On a recent trip back to her home country, Mayan Toledano, an Israeli-born and New York–based artist, photographed an intimate series of female Israeli soldiers. She was looking to redeem a small piece of her teenage girlhood during which she served as a soldier herself and was stripped of all cultural "feminine" symbols. Gender, race, and personal differences are to be set aside during the years of mandatory service in the Israeli military—the national identity is privileged over any form of individuality. Toledano remembers fearing that her uniform might somehow erase her evolving womanhood.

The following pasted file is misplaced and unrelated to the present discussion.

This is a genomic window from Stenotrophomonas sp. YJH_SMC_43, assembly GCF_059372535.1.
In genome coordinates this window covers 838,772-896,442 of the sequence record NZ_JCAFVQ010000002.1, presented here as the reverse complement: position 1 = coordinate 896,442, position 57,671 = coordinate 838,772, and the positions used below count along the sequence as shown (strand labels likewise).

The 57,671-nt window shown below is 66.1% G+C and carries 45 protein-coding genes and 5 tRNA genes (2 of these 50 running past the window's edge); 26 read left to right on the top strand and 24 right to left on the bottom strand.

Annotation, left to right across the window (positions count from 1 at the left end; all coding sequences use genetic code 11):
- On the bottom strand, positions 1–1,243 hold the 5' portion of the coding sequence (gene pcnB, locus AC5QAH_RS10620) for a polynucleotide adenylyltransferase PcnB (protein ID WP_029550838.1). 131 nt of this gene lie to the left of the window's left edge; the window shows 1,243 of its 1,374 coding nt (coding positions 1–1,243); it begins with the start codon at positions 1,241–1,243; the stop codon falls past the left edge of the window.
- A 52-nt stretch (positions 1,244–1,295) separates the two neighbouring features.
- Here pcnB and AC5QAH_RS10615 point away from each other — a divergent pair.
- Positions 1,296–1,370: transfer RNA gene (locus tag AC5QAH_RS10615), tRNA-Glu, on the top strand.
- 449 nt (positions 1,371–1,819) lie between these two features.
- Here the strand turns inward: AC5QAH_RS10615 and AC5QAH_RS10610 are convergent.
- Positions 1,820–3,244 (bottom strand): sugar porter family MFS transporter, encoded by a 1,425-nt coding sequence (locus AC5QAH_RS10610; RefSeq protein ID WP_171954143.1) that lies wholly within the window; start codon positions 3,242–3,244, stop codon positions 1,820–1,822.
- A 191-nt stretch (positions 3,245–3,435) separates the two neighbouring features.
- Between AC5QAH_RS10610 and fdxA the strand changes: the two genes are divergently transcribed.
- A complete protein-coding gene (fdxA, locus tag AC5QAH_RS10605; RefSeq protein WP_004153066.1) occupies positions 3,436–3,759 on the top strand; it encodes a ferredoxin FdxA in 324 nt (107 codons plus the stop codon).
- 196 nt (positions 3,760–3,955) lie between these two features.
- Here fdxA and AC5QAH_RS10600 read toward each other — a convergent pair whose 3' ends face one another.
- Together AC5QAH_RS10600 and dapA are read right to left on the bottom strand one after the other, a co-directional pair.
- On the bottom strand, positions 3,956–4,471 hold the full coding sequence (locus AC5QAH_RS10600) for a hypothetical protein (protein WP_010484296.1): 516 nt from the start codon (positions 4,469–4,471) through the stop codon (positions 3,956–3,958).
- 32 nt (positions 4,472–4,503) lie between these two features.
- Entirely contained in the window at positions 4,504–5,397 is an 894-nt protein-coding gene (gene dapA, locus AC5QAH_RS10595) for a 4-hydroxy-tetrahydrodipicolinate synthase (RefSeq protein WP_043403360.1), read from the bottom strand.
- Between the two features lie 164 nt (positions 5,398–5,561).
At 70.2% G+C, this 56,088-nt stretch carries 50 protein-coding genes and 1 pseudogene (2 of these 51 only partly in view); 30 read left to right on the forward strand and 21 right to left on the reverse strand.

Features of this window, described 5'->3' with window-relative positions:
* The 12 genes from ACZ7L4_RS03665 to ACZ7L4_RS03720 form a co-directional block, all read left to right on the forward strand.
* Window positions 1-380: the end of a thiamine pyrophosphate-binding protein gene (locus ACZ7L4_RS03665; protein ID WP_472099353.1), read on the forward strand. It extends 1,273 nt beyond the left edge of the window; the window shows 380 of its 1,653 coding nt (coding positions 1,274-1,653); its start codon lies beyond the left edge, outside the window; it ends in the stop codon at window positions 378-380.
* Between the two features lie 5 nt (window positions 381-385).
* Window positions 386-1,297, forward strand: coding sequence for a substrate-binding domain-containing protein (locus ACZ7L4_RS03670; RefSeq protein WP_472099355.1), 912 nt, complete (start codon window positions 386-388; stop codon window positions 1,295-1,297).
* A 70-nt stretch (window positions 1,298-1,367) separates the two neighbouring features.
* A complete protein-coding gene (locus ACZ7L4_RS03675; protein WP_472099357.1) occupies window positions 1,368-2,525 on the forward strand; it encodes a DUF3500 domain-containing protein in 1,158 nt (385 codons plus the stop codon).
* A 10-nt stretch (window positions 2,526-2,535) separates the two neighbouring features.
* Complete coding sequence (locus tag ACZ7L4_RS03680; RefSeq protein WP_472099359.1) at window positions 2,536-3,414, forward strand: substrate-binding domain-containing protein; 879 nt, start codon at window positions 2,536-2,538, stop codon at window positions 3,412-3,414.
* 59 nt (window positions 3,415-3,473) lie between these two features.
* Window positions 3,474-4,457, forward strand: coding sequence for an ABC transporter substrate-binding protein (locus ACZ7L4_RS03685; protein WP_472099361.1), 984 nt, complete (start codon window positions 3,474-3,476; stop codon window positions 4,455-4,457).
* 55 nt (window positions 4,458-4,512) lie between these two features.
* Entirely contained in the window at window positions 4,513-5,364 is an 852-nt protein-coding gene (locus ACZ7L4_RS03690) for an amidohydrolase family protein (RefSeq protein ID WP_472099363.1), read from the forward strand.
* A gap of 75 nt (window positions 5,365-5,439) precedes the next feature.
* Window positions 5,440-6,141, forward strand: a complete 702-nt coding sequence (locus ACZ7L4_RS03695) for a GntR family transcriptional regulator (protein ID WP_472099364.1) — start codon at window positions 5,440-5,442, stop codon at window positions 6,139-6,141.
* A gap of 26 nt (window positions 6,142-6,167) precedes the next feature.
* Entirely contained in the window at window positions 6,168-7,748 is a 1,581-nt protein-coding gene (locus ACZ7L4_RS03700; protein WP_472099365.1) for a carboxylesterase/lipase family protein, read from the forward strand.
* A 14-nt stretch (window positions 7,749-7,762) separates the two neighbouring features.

In Toledano's series, however, the young subjects fail, beautifully, to conform. Underneath the layers, they are softly glowing in their singularity, taking on creative positions as soldier journalists, teachers, and filmmakers, and carefully choosing the fit of their uniforms, shoes, white T-shirts, and small pieces of jewelry. As paradoxical as it may sound, Toledano's photos reveal that what seems like these girls' indifference is actually an expression of their autonomy. In a way, it's their girly, teenage boredom that reflects a passive, sleepy protest against violence.
In Toledano's photographs, they are very delicately illuminated in pink hues, as if viewed through a prism of a nearby sunrise or sunset.
All photographs by Mayan Toledano. You can follow her work here.